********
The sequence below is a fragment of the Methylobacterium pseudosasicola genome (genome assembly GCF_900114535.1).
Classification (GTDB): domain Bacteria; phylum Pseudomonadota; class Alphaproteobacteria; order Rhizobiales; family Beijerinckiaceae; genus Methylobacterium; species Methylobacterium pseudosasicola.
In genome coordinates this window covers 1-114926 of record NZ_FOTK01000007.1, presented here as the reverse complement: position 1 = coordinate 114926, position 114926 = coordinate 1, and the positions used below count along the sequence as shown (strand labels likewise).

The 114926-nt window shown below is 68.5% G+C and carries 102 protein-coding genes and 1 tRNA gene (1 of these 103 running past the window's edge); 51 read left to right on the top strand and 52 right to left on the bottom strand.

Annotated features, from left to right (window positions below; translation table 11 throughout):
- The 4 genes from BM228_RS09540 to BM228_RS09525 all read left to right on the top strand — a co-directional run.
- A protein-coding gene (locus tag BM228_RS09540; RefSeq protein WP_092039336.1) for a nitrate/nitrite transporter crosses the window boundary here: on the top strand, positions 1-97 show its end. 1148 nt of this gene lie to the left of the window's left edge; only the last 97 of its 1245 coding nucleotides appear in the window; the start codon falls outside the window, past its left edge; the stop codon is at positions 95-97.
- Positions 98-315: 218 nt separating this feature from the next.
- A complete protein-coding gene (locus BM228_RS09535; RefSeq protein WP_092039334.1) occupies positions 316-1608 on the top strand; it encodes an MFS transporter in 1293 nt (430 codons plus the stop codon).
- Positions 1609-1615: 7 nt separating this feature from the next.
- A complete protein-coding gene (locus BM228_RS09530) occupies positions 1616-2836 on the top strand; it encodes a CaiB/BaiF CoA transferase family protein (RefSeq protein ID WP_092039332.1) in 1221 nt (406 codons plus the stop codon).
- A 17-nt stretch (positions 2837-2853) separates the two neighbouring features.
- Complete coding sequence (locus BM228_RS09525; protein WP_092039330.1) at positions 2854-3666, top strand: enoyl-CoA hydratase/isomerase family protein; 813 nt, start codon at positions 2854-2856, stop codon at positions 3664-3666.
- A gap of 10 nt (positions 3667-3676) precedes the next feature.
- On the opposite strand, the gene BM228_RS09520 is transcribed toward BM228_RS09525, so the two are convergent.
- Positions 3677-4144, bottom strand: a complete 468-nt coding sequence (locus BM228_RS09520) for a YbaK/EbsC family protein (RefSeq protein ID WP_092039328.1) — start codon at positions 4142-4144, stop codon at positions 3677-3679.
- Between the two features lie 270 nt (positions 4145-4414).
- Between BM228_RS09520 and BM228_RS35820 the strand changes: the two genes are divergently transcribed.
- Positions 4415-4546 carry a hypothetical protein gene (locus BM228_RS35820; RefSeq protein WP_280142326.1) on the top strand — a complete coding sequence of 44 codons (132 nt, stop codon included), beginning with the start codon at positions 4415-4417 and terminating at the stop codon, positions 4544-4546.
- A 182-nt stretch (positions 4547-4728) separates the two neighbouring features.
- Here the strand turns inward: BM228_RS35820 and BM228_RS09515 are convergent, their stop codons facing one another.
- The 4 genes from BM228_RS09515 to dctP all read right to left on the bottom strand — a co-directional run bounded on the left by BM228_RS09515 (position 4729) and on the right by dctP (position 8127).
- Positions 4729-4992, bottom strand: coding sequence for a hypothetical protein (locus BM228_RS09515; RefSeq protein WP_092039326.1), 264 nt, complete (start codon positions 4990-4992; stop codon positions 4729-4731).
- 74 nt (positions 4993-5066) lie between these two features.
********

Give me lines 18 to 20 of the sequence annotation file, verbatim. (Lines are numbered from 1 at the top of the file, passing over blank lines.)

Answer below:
- Between BM228_RS09520 and BM228_RS35820 the strand changes: the two genes are divergently transcribed.
- Positions 4415-4546 carry a hypothetical protein gene (locus BM228_RS35820; RefSeq protein WP_280142326.1) on the top strand — a complete coding sequence of 44 codons (132 nt, stop codon included), beginning with the start codon at positions 4415-4417 and terminating at the stop codon, positions 4544-4546.
- A 182-nt stretch (positions 4547-4728) separates the two neighbouring features.